December 10, 2004  
 

 

Waterless Urinals Could Save 4,000 Gallons of Water a Day

By Raven Hanna

Some may have already noticed the new facilities in the Test Lab’s (Bldg. 044) men’s restroom, where SLAC is testing four waterless urinals. Produced by Falcon Waterfree Technologies, the new models not only have less potential to back-up, they are also environmentally friendly.

Facilities coordinator George Kuraitis (SEM) estimates that complete replacement with the new urinals will save 4,000 gallons of water per day, or two million gallons of water each year.

"The numbers are staggering," Kuraitis said. "What that means for SLAC is that not only are two million gallons less of water that you are using, but also two million gallons less of effluent."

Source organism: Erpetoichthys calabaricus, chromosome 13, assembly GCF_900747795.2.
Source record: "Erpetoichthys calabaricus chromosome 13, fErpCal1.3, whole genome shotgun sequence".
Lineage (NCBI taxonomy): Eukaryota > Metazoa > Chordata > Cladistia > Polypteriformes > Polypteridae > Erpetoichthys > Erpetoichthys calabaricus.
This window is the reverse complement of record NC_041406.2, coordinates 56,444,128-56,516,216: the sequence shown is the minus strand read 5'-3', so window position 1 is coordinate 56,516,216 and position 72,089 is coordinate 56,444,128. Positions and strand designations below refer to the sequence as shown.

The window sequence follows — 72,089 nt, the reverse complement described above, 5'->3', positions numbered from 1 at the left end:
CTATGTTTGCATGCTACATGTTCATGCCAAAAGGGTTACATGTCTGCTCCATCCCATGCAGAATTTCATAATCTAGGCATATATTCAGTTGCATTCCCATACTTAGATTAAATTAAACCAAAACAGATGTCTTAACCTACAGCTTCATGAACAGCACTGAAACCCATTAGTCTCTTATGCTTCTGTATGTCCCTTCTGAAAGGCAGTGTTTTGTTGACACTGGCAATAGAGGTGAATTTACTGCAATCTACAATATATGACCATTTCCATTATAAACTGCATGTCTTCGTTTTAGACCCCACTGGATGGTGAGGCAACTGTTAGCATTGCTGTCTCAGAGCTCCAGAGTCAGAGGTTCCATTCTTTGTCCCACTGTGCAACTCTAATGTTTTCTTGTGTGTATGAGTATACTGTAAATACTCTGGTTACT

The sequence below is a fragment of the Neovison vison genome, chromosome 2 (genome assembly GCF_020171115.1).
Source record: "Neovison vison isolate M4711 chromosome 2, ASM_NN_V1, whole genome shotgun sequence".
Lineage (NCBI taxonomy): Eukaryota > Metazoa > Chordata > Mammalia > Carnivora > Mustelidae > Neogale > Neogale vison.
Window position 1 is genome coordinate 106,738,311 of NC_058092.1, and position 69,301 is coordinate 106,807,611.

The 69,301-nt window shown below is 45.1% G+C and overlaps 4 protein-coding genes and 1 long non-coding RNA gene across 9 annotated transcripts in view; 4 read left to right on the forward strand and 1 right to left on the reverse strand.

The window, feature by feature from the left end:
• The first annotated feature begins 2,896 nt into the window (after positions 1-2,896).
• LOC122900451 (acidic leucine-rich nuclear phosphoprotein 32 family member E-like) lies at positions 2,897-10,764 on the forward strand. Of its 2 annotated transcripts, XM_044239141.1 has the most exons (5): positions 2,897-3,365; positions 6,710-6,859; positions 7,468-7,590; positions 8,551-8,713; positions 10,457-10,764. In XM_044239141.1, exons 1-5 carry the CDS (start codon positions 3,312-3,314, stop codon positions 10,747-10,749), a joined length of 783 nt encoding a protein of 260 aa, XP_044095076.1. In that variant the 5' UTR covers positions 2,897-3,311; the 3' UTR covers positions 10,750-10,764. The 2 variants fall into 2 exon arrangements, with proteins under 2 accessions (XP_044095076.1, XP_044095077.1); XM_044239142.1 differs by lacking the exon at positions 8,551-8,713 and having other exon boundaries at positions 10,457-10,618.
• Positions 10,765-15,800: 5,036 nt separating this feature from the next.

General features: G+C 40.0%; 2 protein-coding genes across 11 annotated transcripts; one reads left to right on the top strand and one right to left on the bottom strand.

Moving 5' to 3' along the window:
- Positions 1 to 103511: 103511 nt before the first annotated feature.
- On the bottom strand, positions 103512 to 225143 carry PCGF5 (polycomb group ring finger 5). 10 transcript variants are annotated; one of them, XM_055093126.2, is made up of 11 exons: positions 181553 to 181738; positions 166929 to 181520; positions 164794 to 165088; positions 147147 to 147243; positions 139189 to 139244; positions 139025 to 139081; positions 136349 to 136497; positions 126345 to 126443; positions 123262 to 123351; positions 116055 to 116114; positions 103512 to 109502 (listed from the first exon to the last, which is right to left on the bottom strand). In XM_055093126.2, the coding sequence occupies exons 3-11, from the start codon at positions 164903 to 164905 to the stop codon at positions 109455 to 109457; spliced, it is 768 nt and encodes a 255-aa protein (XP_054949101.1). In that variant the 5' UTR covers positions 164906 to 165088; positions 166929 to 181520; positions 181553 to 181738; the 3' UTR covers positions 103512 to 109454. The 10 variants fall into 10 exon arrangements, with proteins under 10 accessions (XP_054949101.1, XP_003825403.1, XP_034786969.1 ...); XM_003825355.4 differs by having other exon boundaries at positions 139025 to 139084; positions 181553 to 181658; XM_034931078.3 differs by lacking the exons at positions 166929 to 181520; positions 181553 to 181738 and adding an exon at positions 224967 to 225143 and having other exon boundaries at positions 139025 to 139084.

Replacement of all old units with the waterless models is contingent upon a successful trial period. After two months, all is going well, said Kuraitis.

"No news is good news," said building manager Mary Regan (KLY). "Since the initial adjustment, I have heard no comments at all about the urinals. And if I were to hazard a guess, that means that they are working just fine. As a building manager, I hear more about the men’s restroom than any woman should in a normal lifetime."

The urinals are only hooked up to the sanitary sewer piping. This requires a different means of preventing back flow of sewer gases than a standard plumbing connection. This is done by the replaceable cartridge containing a biodegradable liquid sealant. The incoming urine drains into the cartridge and sinks underneath the sealant, which is less dense. The sealant prevents odors from escaping.

Several studies have shown that the waterless urinals are more hygienic than their flushing counterparts. They will not back up and no flushing means no touching is required.

For the curious, Kuraitis has posted literature by the urinals explaining the workings and a vial containing a sample of the sealant.

 

 

The Stanford Linear Accelerator Center is managed by Stanford University for the US Department of Energy

Last update Wednesday December 08, 2004 by Emily Ball